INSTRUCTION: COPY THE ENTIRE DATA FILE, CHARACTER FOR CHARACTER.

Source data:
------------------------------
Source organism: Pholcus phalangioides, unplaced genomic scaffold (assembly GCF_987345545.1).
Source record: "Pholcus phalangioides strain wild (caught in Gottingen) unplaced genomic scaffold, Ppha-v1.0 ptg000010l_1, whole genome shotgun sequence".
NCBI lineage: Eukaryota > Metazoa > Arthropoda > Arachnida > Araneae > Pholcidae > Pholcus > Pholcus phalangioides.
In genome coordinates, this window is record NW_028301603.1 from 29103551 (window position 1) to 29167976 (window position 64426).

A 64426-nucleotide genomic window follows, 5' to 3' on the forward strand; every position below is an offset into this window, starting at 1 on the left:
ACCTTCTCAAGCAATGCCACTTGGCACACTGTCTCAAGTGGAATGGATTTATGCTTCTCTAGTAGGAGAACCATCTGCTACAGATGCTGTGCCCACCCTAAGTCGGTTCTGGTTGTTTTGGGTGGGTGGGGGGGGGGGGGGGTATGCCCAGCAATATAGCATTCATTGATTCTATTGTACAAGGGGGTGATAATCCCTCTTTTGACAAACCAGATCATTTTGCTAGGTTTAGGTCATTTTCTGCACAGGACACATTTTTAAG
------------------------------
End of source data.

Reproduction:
Source organism: Pholcus phalangioides, unplaced genomic scaffold (assembly GCF_987345545.1).
Source record: "Pholcus phalangioides strain wild (caught in Gottingen) unplaced genomic scaffold, Ppha-v1.0 ptg000010l_1, whole genome shotgun sequence".
NCBI lineage: Eukaryota > Metazoa > Arthropoda > Arachnida > Araneae > Pholcidae > Pholcus > Pholcus phalangioides.
In genome coordinates, this window is record NW_028301603.1 from 29103551 (window position 1) to 29167976 (window position 64426).

A 64426-nucleotide genomic window follows, 5' to 3' on the forward strand; every position below is an offset into this window, starting at 1 on the left:
ACCTTCTCAAGCAATGCCACTTGGCACACTGTCTCAAGTGGAATGGATTTATGCTTCTCTAGTAGGAGAACCATCTGCTACAGATGCTGTGCCCACCCTAAGTCGGTTCTGGTTGTTTTGGGTGGGTGGGGGGGGGGGGGGGTATGCCCAGCAATATAGCATTCATTGATTCTATTGTACAAGGGGGTGATAATCCCTCTTTTGACAAACCAGATCATTTTGCTAGGTTTAGGTCATTTTCTGCACAGGACACATTTTTAAG